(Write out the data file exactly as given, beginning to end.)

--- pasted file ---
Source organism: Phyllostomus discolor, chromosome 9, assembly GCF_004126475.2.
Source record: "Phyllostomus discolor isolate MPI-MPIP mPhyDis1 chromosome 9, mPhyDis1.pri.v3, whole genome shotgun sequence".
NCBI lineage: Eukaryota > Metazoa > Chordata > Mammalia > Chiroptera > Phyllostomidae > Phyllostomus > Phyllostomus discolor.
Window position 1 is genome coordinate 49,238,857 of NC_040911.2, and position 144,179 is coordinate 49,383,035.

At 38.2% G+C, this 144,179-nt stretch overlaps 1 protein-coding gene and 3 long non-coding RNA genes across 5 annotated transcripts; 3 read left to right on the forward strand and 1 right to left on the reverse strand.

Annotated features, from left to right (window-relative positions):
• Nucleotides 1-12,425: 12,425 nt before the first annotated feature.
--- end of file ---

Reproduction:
Source organism: Phyllostomus discolor, chromosome 9, assembly GCF_004126475.2.
Source record: "Phyllostomus discolor isolate MPI-MPIP mPhyDis1 chromosome 9, mPhyDis1.pri.v3, whole genome shotgun sequence".
NCBI lineage: Eukaryota > Metazoa > Chordata > Mammalia > Chiroptera > Phyllostomidae > Phyllostomus > Phyllostomus discolor.
Window position 1 is genome coordinate 49,238,857 of NC_040911.2, and position 144,179 is coordinate 49,383,035.

At 38.2% G+C, this 144,179-nt stretch overlaps 1 protein-coding gene and 3 long non-coding RNA genes across 5 annotated transcripts; 3 read left to right on the forward strand and 1 right to left on the reverse strand.

Annotated features, from left to right (window-relative positions):
• Nucleotides 1-12,425: 12,425 nt before the first annotated feature.